Advent is our season for unplugging from the chaos and anxiety of the world. It does not belong to us. The consumerism, the hedonism, the frenetic entertainment, the sensual distractions — this is satan’s realm: “upon the earth distress of nations, with perplexity . . . men’s hearts failing them for fear.” The Christian is called to stand cut off from all of it, with hearts lifted upwards.


Advent is our season for detaching, for getting quiet, for burning anticipation for our Savior: the true celebration, the happy dawn, the Spirit of Christmas, peace and mirth.


Advent is our season for fixing our heart on Christ.


There was another Advent tradition in Medieval Christendom. Each morning and evening leading up to Christmas, in Northern Europe, the people blew a trumpet: the Midwinterhoorn Blazen. Linden wood horns, eight or nine feet long, were blown over frozen wells, ushering loud, deep, solemn calls across the mountain side. One master horn maker in the Netherlands described the sound with wonder:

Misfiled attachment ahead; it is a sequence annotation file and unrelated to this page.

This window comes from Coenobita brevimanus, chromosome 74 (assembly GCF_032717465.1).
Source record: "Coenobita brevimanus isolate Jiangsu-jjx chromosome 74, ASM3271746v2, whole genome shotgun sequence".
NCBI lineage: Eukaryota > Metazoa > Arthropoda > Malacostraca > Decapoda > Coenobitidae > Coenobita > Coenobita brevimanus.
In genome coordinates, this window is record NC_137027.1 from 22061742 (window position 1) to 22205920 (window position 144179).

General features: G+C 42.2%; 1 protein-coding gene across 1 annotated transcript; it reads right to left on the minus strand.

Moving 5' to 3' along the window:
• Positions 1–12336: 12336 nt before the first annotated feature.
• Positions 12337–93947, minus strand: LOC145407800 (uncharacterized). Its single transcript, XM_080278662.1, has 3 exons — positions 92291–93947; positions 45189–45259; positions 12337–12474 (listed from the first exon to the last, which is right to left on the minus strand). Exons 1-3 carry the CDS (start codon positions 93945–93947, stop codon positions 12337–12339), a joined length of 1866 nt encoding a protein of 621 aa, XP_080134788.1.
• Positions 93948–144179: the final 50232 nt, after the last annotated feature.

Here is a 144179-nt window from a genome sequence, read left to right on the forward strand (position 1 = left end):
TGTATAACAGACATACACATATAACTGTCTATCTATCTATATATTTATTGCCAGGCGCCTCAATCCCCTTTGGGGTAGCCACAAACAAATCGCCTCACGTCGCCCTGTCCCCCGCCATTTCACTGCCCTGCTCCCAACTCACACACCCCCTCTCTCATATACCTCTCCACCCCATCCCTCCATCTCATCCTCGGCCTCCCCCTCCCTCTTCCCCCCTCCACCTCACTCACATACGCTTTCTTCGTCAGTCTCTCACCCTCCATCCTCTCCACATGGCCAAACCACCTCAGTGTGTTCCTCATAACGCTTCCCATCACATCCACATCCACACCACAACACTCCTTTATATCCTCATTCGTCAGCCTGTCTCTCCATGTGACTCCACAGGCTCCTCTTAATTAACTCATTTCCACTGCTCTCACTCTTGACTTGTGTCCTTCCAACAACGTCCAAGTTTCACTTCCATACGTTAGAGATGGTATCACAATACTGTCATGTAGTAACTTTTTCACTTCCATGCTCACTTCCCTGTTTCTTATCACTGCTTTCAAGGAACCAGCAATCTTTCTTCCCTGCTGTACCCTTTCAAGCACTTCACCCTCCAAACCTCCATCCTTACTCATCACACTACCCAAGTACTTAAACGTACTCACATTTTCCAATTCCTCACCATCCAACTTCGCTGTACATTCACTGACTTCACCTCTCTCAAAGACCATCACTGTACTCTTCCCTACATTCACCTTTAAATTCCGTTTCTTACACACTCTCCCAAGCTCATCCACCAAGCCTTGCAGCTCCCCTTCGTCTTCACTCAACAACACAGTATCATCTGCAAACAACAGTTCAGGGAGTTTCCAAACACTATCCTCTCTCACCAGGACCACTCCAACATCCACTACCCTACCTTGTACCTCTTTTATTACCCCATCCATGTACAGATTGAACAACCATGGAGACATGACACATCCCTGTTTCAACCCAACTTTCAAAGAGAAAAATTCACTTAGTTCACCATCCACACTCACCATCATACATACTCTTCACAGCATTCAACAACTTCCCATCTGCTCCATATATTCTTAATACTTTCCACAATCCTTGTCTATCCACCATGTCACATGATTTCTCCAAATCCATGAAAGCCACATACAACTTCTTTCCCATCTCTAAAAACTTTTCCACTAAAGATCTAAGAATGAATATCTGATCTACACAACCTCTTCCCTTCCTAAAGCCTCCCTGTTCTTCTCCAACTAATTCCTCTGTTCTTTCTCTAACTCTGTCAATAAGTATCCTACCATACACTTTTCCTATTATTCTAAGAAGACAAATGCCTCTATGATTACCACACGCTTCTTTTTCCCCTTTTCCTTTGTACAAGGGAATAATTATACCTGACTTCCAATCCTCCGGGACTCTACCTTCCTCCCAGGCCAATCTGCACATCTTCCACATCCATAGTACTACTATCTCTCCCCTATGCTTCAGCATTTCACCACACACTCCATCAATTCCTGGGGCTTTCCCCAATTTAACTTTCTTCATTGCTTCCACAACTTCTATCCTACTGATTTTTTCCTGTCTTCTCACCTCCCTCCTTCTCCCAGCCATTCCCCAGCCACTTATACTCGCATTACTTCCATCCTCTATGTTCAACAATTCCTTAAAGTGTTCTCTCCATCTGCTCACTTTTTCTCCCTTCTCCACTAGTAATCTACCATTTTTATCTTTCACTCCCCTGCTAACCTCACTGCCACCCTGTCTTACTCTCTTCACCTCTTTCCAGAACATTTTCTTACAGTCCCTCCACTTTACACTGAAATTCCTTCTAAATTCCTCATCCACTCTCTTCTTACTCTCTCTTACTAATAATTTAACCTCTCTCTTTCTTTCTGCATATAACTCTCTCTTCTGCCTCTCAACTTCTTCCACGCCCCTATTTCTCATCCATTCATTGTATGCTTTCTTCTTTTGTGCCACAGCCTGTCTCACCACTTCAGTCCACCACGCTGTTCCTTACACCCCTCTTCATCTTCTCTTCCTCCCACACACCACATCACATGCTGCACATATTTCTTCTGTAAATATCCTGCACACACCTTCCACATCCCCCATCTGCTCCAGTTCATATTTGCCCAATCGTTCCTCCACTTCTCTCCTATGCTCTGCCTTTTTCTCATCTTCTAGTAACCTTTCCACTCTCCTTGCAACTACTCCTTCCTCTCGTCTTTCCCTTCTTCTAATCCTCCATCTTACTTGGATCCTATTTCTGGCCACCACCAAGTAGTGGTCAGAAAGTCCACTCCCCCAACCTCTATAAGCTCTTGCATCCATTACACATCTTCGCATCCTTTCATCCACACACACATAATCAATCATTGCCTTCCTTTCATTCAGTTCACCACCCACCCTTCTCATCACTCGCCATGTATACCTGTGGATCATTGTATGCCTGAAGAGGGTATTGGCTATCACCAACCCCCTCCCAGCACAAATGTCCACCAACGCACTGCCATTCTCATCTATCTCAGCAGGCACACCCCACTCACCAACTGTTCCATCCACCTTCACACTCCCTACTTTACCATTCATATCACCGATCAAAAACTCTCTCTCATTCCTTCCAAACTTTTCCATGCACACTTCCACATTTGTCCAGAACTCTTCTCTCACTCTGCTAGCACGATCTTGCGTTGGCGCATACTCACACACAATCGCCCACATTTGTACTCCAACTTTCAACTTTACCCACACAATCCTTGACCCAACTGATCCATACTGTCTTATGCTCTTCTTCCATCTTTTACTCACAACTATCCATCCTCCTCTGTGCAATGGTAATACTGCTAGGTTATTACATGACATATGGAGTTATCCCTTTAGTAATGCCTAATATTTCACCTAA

"On a winter's night when you hear many horns, sounding from all directions, across ice-sheeted meadows and everything is black and still, then the music is beautiful. The sound carries great distances – sometimes as far as three kilometers."


Why did they blow their advent trumpets. The call reminded the faithful of the angelic trumpets on Judgment Day.


“When the Lamb opened the seventh seal, there was silence in heaven for about half an hour. Then I saw the seven angels who stand before God, and seven trumpets were given to them” (Revelation 8:1-2). “Now the seven angels who had the seven trumpets prepared to blow them . . . [When] the seventh angel blew his trumpet, there were loud voices in heaven, saying, ‘The kingdom of the world has become the kingdom of our Lord and of his Christ, and he shall reign forever and ever”’ (Revelation 11:15).


Advent has come. Christ is coming. We are given a challenge. Will we be able to say, in all due sincerity: "I am ready for the coming of the Lord.”